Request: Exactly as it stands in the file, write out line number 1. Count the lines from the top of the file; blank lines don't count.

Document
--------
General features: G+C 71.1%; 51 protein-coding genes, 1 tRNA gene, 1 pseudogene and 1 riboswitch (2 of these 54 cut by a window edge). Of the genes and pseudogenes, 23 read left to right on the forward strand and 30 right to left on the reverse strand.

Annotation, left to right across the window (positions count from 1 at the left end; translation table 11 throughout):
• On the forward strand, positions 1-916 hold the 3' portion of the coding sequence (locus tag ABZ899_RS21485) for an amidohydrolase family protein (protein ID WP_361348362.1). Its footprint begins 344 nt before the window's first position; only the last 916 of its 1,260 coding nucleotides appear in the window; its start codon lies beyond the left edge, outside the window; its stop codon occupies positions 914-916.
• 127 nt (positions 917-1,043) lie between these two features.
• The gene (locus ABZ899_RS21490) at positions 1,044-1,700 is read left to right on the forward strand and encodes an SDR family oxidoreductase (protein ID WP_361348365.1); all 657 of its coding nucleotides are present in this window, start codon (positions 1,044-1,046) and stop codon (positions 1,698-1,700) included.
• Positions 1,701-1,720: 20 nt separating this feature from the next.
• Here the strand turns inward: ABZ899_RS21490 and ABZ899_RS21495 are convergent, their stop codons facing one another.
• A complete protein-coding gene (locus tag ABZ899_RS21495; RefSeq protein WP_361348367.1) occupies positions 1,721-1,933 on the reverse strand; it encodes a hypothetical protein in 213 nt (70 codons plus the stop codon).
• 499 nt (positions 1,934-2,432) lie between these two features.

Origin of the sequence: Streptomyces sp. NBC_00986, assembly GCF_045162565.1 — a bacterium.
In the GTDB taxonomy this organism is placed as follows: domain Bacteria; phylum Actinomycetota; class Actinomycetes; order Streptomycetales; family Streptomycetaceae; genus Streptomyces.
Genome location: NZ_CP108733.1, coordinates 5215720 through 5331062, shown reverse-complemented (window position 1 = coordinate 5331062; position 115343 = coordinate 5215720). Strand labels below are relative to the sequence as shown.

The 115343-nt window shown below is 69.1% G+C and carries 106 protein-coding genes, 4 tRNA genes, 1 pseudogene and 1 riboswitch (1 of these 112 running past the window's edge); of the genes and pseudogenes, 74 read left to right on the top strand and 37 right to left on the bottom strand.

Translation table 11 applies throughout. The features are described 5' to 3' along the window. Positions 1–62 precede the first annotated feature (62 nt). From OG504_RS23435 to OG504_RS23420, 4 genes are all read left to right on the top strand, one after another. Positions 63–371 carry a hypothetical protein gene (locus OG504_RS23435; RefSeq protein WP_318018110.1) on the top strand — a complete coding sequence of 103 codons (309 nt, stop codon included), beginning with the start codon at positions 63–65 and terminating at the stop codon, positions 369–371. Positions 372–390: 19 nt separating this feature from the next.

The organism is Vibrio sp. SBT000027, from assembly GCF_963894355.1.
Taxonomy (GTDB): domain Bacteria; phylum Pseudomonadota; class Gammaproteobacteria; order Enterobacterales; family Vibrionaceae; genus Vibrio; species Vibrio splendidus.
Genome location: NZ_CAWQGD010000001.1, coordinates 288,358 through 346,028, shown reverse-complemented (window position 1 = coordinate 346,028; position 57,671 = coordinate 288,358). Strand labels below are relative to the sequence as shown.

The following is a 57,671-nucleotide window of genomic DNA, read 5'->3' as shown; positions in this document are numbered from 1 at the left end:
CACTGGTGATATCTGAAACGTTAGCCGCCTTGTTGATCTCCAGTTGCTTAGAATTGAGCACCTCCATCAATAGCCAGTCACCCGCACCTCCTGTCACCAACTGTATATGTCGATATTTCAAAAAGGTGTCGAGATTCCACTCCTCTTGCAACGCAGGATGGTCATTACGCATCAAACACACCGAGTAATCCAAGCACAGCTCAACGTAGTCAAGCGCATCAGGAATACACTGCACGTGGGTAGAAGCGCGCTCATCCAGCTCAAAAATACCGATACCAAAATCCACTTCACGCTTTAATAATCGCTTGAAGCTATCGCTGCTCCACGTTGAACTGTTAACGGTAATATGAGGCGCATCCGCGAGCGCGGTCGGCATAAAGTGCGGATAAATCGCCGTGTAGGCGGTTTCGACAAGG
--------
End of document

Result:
General features: G+C 71.1%; 51 protein-coding genes, 1 tRNA gene, 1 pseudogene and 1 riboswitch (2 of these 54 cut by a window edge). Of the genes and pseudogenes, 23 read left to right on the forward strand and 30 right to left on the reverse strand.